He put the book down and turned to his model railway. Pictures of locos were stuck to the wall around it. Feeling for the control box from his bed, he turned the knob and a train started to make its way around the layout. Perky the cat jumped up and batted at it with his paw. The train derailed and crashed off the viaduct into the fake water.
“Oh Perky,” said Albert.
The cat ran off to hide and Albert fussed around, putting the train back on the tracks and inspecting the damage through his thick glasses. Then he noticed a plate with a sandwich on it, sitting on top of the station building. Ham, he always liked a ham sandwich. He munched away as he rearranged the train. Perky was hiding under the bed but popped out to pinch a tiny piece of meat that had fallen to the floor.
Albert finally stopped looking at the train and went out into the garden. It was small, like the small bedroom/living room/trainset room. He’d done the grass in the bowling green way he liked, though it was a fairly small grass area and a jack bowl would hit the others quite quickly. He sat on the little bench and Perky followed hoovering up dropped ham as he went.
Albert imagined his trainset coming out into the garden from the little window. He imagined it could be done. A few bits of wood, a hammer – job done. He’d probably do it one day. He finished the sandwich and wiped his hands on his cardie. Perky fished up what had been dropped and then jumped on Albert’s lap.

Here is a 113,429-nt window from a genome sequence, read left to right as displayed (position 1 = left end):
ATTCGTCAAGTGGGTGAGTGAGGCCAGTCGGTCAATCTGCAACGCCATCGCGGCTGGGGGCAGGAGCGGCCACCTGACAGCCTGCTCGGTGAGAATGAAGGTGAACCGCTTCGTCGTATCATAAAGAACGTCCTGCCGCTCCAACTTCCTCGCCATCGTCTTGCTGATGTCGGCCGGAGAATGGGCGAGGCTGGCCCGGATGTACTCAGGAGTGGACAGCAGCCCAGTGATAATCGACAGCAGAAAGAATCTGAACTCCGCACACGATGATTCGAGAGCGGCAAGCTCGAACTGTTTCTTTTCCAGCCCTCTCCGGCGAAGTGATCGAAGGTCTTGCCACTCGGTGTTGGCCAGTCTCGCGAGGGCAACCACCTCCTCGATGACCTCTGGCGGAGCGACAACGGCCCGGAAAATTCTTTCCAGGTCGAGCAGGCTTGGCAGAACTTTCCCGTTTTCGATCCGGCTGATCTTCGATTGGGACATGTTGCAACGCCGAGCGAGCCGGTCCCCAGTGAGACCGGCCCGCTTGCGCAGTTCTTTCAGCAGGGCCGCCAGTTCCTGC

“Hello Perky, where have you come from?”
The cat looked up into Albert’s bottle-top glasses adorned face. Albert peered hazily back at the fuzzy moggie cat. Perky was quite happy that he got extra food each time Albert had a sandwich.
Albert surveyed his domain, all four meters-squared of it. The flowers had come up well that year. Granted the garden felt a lot smaller and the blooms were giving him hay fever, but it was worth it, he thought. He wondered if his trainset could pass amongst the flowers, though he doubted the scale was good between flower and train. Perhaps a fantasy world of giant blooms was in order.
Albert fancied a coffee, but Perky seemed quite settled now and had culled up into a ball on his lap. Shame to disturb the cat, he thought.
After a few hours his bottom was a bit sore. Perky woke, stretched, yawned and sauntered away to find some more ham.
Albert was free to go and prepare coffee. He went in, brewed up and then returned to the bed with his Royal Daulton cup. He drank and read his book on Railways of the Southern Region. Then he put down the book and reached for the train control. The train made its way over the viaduct. Little did Albert know that Perky was watching the train, waggling his bottom for a hunting leap.